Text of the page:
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Species Code: CAAUR
Metadata (Data about data or how the map was made)
This species is common in the lower forest zones and the western steppe zones on the eastern Cascades. They are uncommon and local in lower forest zones east of the Okanogan River and south to Rock Lake. They are apparently absent from the Washington Blue Mountains, Olympic Mountains, and the outer coast as a breeding bird. They are uncommon in lower forest zones of western Washington east of the Sitka Spruce zone. The major part of the population is found along the lower slopes of the eastern Cascades. It nests in small caves or ledges on high cliffs in these regions.
In eastern Washington, the core areas of use were all forest zones below Interior Western Hemlock, plus adjacent steppe zones, in the East-Central Cascades and Southeast Cascades regions; in a broad band along the Columbia River in the northeast and locally along other northeastern valleys. In western Washington the core areas of use were those below Silver Fir. Areas for which there is little evidence of breeding were excluded. In forested zones, all habitats except development were good. In steppe zones, non-irrigated agriculture was also excluded.
The combination of rocky outcroppings and open dry forests is ideal for Turkey Vultures. In far northeastern Washington, their apparent rarity may be due to a shortage of high, rocky cliffs, or might reflect poor atlas coverage. It is unknown whether the few records from this region represent breeding birds or not. These hills and mountains are notably lower and smoother than the Cascades, and thus may provide limited nesting habitat (in the form of cliffs and caves). South along the channeled scablands, the Turkey Vulture can be found as a rare breeder, nesting in cliffs along deep coulees. In western Washington, the breeding distribution of the Turkey Vultures is a bit enigmatic. Vultures are often seen during the summer foraging in clearcuts and over forested areas, and there are suitable high rocky slopes and cliffs over much of the region. Confirmed breeding records are rare and Turkey Vulture nests are hard to find. In certain areas where rain shadows occur, like the northeastern Olympic Peninsula, the San Juan Islands, and northeast of Mount Rainier, Turkey Vultures are easily found. Their breeding status in southeastern Washington is uncertain, but it seems unlikely that they breed there. They have been mentioned as breeders along the Grande Ronde River and listed as summer birds in the sagebrush regions of the Blue Mountains. However, these statements have been contradicted. Other sources report them as migrants in southeastern Washington, and they are considered rare summer residents in northeastern Oregon.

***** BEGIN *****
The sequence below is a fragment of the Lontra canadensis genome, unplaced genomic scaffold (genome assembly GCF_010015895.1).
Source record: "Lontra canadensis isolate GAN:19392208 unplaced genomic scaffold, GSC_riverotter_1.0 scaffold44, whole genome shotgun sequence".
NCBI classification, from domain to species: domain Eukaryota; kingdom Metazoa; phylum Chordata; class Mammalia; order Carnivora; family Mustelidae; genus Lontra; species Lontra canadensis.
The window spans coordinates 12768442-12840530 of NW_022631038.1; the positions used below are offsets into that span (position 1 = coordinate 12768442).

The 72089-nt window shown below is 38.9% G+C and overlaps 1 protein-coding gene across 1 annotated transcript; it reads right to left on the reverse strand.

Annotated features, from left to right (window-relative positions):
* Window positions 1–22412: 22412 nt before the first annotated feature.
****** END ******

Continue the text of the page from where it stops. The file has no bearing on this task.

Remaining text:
Translated from the Washington Gap Analysis Bird Volume by Uchenna Bright
Text edited by Gussie Litwer
Webpage designed by Dave Lester